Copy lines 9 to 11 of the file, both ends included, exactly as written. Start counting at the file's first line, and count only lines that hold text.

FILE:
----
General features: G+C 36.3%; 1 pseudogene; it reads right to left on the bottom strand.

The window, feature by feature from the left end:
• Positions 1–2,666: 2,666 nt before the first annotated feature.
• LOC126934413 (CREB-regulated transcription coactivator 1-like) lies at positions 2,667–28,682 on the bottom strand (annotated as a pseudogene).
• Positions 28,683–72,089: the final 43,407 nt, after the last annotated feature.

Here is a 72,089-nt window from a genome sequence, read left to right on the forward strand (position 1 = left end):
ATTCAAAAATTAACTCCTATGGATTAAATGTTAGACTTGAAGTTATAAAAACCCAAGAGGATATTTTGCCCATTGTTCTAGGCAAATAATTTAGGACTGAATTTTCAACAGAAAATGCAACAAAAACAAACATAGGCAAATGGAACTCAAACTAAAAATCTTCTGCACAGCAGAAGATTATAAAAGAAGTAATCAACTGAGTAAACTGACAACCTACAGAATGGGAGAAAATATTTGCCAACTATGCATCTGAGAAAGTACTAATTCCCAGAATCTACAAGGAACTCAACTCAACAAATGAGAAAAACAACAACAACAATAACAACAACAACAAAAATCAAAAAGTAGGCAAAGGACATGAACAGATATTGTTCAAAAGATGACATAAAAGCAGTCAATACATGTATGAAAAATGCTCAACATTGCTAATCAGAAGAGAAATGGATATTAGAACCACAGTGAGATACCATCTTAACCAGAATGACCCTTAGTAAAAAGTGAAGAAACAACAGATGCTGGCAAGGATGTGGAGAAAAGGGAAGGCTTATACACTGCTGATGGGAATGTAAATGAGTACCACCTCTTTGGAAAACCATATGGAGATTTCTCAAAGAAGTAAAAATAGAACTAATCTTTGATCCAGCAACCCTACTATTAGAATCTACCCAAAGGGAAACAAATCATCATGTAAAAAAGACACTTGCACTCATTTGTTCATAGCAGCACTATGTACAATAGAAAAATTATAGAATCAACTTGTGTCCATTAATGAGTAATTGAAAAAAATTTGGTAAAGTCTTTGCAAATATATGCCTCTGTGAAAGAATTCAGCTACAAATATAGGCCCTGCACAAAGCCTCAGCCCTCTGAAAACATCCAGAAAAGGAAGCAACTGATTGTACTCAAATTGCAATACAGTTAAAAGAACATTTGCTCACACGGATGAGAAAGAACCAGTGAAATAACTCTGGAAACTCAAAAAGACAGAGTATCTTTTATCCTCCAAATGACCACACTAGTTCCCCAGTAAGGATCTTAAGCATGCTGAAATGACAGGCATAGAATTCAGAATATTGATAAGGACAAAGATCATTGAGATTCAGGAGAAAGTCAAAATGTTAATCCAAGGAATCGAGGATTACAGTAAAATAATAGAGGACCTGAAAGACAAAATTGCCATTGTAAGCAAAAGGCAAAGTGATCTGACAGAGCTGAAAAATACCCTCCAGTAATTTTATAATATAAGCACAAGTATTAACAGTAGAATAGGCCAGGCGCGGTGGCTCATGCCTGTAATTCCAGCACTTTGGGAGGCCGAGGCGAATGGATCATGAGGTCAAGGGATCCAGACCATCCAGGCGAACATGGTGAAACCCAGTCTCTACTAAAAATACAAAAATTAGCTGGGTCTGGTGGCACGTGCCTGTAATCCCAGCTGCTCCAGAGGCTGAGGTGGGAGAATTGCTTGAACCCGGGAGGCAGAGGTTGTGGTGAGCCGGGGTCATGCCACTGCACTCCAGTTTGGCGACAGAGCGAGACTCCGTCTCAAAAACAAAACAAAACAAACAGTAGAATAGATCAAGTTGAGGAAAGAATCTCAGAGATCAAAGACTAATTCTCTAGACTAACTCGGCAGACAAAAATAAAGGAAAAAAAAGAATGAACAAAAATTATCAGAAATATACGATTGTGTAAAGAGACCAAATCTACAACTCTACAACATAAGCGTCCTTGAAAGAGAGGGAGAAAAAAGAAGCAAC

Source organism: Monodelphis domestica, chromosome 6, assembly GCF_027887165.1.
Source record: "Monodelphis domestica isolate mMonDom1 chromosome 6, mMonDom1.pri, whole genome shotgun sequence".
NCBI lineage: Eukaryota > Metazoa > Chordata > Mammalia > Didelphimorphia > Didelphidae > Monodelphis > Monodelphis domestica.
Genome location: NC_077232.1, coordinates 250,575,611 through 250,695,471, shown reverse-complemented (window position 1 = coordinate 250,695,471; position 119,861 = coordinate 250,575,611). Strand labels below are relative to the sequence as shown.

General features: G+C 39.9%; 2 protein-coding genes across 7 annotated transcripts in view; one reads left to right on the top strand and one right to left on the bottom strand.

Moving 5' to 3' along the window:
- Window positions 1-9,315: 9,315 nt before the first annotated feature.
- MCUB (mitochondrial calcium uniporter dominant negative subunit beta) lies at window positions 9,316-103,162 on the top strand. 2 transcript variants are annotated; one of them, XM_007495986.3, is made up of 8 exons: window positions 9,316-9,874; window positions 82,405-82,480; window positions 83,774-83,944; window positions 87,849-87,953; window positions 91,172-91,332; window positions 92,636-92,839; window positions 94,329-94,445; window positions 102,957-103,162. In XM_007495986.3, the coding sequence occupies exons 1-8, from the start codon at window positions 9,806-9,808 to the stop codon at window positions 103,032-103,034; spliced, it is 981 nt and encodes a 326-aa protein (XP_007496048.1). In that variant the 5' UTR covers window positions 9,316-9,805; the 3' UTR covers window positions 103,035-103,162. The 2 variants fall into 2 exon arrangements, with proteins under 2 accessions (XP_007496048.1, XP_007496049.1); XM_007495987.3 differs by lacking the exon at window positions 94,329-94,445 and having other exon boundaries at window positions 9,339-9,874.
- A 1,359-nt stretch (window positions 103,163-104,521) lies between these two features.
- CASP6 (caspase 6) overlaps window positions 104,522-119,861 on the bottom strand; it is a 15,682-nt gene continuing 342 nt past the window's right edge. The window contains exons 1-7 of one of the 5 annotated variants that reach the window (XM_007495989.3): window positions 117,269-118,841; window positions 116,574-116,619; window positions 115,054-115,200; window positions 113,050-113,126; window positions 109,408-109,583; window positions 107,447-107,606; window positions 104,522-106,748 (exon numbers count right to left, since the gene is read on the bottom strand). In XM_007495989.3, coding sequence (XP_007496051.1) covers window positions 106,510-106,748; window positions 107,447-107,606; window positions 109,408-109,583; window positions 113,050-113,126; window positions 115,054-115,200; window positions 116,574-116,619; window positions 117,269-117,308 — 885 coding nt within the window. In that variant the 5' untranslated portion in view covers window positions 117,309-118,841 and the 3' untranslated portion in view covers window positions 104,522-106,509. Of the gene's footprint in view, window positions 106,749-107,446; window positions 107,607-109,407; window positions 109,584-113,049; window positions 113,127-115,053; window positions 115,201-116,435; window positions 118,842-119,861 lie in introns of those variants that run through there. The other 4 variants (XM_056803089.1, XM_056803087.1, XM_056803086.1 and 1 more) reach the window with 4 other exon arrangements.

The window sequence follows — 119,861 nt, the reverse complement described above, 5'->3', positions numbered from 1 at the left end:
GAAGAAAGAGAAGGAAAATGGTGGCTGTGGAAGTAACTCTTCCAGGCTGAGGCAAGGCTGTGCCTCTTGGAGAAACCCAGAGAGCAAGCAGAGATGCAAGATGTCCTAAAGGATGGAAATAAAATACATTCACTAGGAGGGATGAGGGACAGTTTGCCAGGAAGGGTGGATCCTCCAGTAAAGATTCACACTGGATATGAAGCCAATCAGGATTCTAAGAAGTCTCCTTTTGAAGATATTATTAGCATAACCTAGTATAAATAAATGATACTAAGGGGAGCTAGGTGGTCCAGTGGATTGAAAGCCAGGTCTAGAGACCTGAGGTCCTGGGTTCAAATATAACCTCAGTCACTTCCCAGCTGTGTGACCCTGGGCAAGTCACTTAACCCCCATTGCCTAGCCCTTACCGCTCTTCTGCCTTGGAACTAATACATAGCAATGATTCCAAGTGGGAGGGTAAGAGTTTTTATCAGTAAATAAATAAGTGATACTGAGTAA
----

Source record: "Monodelphis domestica isolate mMonDom1 chromosome 6, mMonDom1.pri, whole genome shotgun sequence".
NCBI lineage: Eukaryota > Metazoa > Chordata > Mammalia > Didelphimorphia > Didelphidae > Monodelphis > Monodelphis domestica.
Genome location: NC_077232.1, coordinates 250,575,611 through 250,695,471, shown reverse-complemented (window position 1 = coordinate 250,695,471; position 119,861 = coordinate 250,575,611). Strand labels below are relative to the sequence as shown.